Lindsay Lohan’s ‘Treacherous Turn’
At the Prairie Home Companion premiere’s after-party in the bar of the Hudson Hotel on Sunday, Lindsay Lohan, in a short little black-and-gold tunic, eyelashes suspiciously thick, joined her family. She self-consciously picked up a pool stick. Her opponents at the table were various daughters of Meryl Streep, startling look-alikes to their mother. “I don’t think I can bend over,” Ms. Lohan said.
“She was well trained at the Disney College of Film and Art,” Garrison Keillor said of his co-star in the film. “Her tabloid life is a separate thing. It’s a whole game that she plays with the tabloids, and it goes back and forth. It’s valuable for her up to a point—but I think she’s now past that point.
“And so one fears for someone who continues a game beyond where it ought to go. She understands that at the age of 19, she has to be thinking about the next 10 years. It’s time for her to do some other things, and make a very treacherous turn. And this picture was part of that turn—it wasn’t perfect, but it was something where she was able to show that she could do a small, specific job well. She exploited a teen attitude that she does very well. But she can’t play that character any longer. She needs to find other things.
“I like her. I wish her well,” Mr. Keillor said. “She’s very shy, and very attached to her family.”
Something glass shattered. Ms. Lohan covered her mouth and shot a frightened look at her younger brother. “A tumultuous life that you and I can barely imagine,” Mr. Keillor said.
Bill Weld Is Free
Bill Weld stood on the bright green lawn of his Bellport, Long Island, home and stared out at the Great South Bay. It was six hours after delegates to the New York Republican Party convention had spurned him as their nominee for Governor, and five days before he would drop out of that race altogether.
He had shed the suit and tie he had worn earlier for an unbuttoned blue oxford shirt and a pair of coffee-stained khakis. The makeup that had given his face a tangerine tint had been washed off to expose his ruddy complexion. The stiff posture he bore on the convention stage had softened in the salty air.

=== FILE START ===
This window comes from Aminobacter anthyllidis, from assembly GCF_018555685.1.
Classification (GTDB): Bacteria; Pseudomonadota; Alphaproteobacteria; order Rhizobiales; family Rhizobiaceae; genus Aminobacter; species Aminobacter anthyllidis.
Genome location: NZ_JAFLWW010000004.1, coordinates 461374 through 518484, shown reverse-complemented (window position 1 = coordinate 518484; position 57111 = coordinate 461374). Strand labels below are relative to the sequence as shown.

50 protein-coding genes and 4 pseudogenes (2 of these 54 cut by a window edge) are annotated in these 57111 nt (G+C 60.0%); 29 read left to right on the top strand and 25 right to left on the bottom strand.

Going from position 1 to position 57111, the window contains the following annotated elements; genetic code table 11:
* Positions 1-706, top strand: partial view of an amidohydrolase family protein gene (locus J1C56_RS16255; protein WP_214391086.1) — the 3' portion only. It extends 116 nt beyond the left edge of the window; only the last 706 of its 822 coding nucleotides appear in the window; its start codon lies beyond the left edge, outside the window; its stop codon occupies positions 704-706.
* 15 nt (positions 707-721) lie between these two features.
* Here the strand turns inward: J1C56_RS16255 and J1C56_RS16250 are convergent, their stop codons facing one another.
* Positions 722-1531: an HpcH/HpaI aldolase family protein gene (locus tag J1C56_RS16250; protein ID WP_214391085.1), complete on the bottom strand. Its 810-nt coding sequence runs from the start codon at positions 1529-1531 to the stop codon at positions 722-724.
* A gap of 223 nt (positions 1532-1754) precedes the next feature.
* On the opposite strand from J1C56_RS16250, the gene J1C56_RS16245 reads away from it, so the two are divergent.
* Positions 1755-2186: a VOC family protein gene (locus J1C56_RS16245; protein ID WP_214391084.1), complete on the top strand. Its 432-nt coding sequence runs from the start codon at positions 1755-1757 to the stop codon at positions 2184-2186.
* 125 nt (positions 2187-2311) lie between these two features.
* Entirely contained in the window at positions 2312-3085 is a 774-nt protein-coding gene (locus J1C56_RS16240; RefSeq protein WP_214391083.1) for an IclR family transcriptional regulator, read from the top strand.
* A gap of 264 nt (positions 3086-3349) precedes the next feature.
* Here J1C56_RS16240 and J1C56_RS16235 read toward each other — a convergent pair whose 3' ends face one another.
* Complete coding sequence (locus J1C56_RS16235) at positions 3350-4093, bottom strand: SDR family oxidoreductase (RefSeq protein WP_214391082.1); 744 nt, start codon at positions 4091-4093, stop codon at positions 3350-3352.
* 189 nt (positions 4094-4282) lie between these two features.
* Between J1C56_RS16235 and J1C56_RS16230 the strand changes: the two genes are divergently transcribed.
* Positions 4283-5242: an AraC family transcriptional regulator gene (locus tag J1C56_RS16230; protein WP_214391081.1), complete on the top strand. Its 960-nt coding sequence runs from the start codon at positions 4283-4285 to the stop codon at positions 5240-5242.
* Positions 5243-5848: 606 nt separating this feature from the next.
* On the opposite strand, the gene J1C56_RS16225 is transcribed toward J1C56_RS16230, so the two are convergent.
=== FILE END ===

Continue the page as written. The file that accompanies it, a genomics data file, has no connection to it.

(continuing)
“Now there’s a little bit more the feel of a beach,” said Mr. Weld, pointing at the smooth stones, white sand and beach grass he had put in place of a concrete breakwater. The water lapped a few yards before his feet. About two miles out, Fire Island stretched in a gray mass beyond a thick haze. He pointed at the island too. “If there is no humidity in the air, it seems like you can reach out and touch it.”
This barbecue was supposed to be a victory party for the future leader of New York’s Republicans. The caterers in the kitchen, preparing hamburgers and hotdogs, chicken and ribs, said they expected about 85 guests; about 40 people, mostly reporters and staffers, showed up.
Still, Mr. Weld was, as he almost always is, in a very good mood. He talked about bluefish and stripers and his favorite: “ Salvelinus fontinalis—brook trout.” Mr. Weld’s grandfather had served as the curator of fish for the American Museum of Natural History.
The house has 11 bedrooms. It is painted white with green shingles and was built in 1878. Its sale price, according to public records, had been $2,475,000 in December of 2001. Mr. Weld walked past an overturned green canoe and said that he admired the house’s Italianate flourishes and comes here twice a month. On the porch, flanked by icy pails of beer and wine and plates of steak and salads, he stopped to talk with a supporter wearing a red, white and blue Weld sticker.
In Bellport, Mr. Weld reads his Ford Madox Ford in a living room which has five couches (most of them leather), a couple of love seats, an ottoman and bookshelves stacked with Faulkner, biographies of Governor Nelson A. Rockefeller and several atlases. Ducks sit on the fireplace mantle, dinosaurs perch on the windowsills, and frogs play instruments atop the box piano.